9:13 chouser: Clojure has some interfaces named like adjectives. Sequable, Counted.

9:13 tomoj: the only official protocol I know of is InternalReduce

9:13 chouser: oh, maybe it was structs I was thinking of

9:15 tomoj: the docstring for defprotocol sounds like a rapid list of awesomeness

9:35 do you think it's true that defprotocol, defrecord, deftype allow shallower trees of inheritance than java stuff?

9:36 I mean, when you hit a class, you can't inherit any further, right?

9:39 hmm, you can't have two protocols in the same namespace which share a method name, huh?

9:48 Chousuke: tomoj: they're protocol *functions*. They work just like a normal function

9:49 tomoj: yeah

9:59 chouser: tomoj: yes, shallower.

10:02 Raynes: Whoa. I need sleep. I had to read that 5 times to realize that chouser wasn't calling tomoj a "swallower". :<

10:02 * Raynes goes to sleep.

10:05 dmiller2718: rhickey: I rewrote the ClojureCLR wiki entry regarding proposed extensions to deftype and friends, to make it clearer what I think is necessary and what is optional. Whenever you have chance.

10:47 alexyk: lancepantz: ping

11:22 Moominpapa: This is going to sound like an odd question, but has anyone ever encountered "Invalid token d:"

11:23 The curious thing is, I'm getting it from trying to run leiningen repl. "D:" is my drive name (I'm on Windows) but I've carefully removed it from my path.

11:23 ^^classpath

11:24 Exact and incredibly ugly command is

11:24 java "-Xbootclasspath/a:..\leiningen\lib\clojure-1.2.0-master-20100528.120302-79.jar" -cp "test;..\leiningen\leiningen-standalone.jar;lib\ant-1.6.5.jar;lib\classworlds-1.1-alpha-2.jar;lib\clojure-1.2.0-master-20100528.120302-79.jar;lib\clojure-contrib-1.2.0-20100528.120551-119.jar;lib\jline-0.9.94.jar;lib\jtidy-4aug2000r7-dev.jar;lib\junit-3.8.1.jar;lib\maven-ant-tasks-2.0.10.jar;lib\maven-artifact-2.0.10.jar;lib\maven-artifact-manager-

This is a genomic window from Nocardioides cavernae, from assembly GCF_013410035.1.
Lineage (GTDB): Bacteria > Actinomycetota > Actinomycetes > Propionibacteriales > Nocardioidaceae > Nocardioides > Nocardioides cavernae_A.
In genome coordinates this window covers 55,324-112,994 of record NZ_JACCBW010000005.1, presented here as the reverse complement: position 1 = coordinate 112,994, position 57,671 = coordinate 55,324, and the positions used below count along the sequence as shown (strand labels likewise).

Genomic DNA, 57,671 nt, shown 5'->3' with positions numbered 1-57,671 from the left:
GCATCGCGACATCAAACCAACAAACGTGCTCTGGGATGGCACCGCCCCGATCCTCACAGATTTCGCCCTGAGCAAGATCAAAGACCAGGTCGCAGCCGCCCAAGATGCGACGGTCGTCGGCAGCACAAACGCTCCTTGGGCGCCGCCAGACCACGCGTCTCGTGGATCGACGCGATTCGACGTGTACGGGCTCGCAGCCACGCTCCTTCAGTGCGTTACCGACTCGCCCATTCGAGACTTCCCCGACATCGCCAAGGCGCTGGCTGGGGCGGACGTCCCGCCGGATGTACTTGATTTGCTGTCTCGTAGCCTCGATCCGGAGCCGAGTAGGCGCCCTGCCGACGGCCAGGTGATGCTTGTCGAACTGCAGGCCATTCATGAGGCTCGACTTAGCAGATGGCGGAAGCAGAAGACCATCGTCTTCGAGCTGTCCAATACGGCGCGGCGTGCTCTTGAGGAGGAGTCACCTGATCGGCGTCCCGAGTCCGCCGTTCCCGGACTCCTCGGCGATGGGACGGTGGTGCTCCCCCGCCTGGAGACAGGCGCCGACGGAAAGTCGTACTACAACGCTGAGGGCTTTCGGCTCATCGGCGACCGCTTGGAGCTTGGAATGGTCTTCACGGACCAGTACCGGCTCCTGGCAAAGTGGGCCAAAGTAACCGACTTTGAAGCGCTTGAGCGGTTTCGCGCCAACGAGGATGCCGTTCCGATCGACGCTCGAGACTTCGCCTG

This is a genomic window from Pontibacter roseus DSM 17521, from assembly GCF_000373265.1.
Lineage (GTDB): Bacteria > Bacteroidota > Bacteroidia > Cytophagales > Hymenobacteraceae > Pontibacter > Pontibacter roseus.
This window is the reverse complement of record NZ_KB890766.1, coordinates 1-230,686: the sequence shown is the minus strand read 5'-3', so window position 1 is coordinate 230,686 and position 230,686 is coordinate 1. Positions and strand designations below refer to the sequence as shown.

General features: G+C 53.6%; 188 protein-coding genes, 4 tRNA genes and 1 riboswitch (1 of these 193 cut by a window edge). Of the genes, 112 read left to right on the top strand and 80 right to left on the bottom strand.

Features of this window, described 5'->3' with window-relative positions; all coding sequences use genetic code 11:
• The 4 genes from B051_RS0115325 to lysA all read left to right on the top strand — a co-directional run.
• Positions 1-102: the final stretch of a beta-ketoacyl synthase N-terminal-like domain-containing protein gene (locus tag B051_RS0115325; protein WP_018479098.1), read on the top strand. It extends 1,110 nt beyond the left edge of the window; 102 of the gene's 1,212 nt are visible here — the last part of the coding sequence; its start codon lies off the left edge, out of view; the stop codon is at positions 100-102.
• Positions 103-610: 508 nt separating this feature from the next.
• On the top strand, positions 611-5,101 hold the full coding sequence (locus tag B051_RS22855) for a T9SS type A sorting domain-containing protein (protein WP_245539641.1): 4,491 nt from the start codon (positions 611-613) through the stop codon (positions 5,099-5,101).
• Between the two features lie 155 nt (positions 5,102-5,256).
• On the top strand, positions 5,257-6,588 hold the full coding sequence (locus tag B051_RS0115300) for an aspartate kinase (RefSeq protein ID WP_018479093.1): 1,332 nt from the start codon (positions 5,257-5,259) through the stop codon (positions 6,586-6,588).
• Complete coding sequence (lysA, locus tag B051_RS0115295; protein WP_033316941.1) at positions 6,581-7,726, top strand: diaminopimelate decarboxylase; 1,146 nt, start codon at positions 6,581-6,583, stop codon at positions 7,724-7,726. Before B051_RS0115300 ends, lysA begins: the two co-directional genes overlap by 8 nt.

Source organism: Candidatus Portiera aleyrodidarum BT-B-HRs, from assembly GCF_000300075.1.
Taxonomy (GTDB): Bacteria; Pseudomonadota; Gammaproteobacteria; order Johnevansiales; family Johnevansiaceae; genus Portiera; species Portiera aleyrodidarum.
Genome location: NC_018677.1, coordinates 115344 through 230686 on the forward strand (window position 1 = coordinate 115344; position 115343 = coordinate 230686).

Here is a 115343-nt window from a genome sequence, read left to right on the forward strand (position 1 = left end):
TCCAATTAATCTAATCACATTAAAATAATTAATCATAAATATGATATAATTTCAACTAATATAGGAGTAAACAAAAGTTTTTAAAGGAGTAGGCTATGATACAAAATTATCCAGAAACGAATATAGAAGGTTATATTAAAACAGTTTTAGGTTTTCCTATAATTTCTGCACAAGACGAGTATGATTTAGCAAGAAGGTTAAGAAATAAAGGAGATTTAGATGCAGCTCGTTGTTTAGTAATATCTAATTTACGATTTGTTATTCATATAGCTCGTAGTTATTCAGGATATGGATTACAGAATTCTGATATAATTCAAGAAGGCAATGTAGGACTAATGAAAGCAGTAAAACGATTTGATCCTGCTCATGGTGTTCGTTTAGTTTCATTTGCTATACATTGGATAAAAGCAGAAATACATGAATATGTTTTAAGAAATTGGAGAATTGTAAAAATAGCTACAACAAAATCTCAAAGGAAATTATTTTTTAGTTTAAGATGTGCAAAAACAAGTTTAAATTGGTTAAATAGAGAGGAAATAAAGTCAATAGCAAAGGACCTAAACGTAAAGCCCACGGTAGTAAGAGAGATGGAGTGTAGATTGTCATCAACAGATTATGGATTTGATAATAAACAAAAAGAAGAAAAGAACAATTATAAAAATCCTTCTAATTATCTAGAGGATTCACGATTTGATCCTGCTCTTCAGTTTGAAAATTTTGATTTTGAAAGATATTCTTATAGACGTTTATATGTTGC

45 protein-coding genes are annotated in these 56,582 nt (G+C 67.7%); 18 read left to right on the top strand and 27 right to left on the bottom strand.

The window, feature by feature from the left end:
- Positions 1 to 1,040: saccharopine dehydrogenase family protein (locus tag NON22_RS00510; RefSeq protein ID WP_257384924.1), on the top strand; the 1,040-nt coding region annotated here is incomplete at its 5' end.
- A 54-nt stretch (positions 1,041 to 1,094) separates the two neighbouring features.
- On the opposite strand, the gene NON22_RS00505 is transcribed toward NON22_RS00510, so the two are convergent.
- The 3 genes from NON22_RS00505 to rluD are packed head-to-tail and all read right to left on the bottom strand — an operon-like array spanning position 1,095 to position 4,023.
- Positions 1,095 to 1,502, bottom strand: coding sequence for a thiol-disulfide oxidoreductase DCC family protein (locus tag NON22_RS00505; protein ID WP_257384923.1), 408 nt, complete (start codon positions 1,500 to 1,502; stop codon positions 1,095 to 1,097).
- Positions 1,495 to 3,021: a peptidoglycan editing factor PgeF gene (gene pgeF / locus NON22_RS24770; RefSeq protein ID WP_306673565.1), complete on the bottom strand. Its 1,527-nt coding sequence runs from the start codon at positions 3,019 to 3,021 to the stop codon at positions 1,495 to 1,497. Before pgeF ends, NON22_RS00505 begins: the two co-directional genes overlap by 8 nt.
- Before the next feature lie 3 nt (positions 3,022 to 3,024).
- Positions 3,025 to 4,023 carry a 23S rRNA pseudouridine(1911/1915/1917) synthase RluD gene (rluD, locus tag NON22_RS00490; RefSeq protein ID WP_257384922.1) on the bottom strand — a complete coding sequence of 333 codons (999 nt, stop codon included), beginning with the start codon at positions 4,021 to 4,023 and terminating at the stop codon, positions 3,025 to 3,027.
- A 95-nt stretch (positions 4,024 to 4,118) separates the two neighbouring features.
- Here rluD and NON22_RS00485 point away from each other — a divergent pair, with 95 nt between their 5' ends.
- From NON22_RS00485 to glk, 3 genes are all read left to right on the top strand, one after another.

11:28 mefesto: Moominpapa: could you pastebin that, it looks like it was cut off

11:29 Moominpapa: http://pastebin.com/VP8BD48q

11:33 Just edited it. The following does it too

11:33 java "-Xbootclasspath/a:..\leiningen\lib\clojure-1.2.0-master-20100528.120302-79.jar" -cp "test;..\leiningen\leiningen-standalone.jar" clojure.main -e """(use 'leiningen.core) (-main 'repl)"""

11:34 Where leiningen standalone is an uberjar compilation from trunk.

11:34 Don't know if that matters.

12:12 patrkris: conj is O(1) on both persistent lists, vectors and maps?

12:14 chouser: It's always nearly O(1) or actually O(1), yes.

12:17 conj, I mean.

12:18 patrkris: when it is not actually O(1), what is it then?

12:18 nevermind, i'll just write "near-constant time"

12:19 chouser: yes

12:19 oh, I lied.

12:19 conj on a sorted map or set if O(log2 n)

12:20 conj on a vector is O(1)

12:20 wait, someone made a nice chart...

12:25 Chousuke: chouser: I did, but I forget where it was posted :P

12:26 chouser: http://www.innoq.com/blog/st/2010/04/clojure_performance_guarantees.html

12:27 Chousuke: huh, that table looks a bit weird in my browser

12:28 the titles are shifted to the left by one :/

12:28 chouser: it's really a solid chart.

12:28 oh. hm

12:28 I don't like to use 'head' or 'tail' -- their meaning seems vague and/or hard to remember for me.

12:37 patrkris: chouser: thanks for the chart

12:37 or Chousuke, I should say :)

12:39 pdk: which chart is this

12:39 for the rest of us who may also make use of it :p

12:39 chouser: pdk: http://www.innoq.com/blog/st/2010/04/clojure_performance_guarantees.html

13:00 Ankou: hi, I'm getting the error "Exception in thread "main" java.lang.Exception: The syntax for defmulti has changed. Example: (defmulti name dispatch-fn :default dispatch-value) (tile_helper.clj:4)" but in line 4 of tile_helper is just the ns form just like everything else in the stack trace which belongs to my code is the first line of some ns form. I have no idea how to search for such an error so maybe you can help me?

13:07 arkrost: hI! For example, I can do (def do println) ((var do) "example") and it will work correct. How to do the same in let binding. I mean (let [do println] ...)

13:33 hI! For example, I can do (def do println) ((var do) "example") and it will work correct. How to do the same in let binding. I mean (let [do println] ...)

14:15 hoeck: arkrost: `do' is a special symbol, so you may not be able to define a new binding for it with `let', because its treated specially by the reader and or compiler

14:17 Ankou: currently, the only way is to either search in the tile_helper.clj (or all required/used files) for malformed defmulti expressions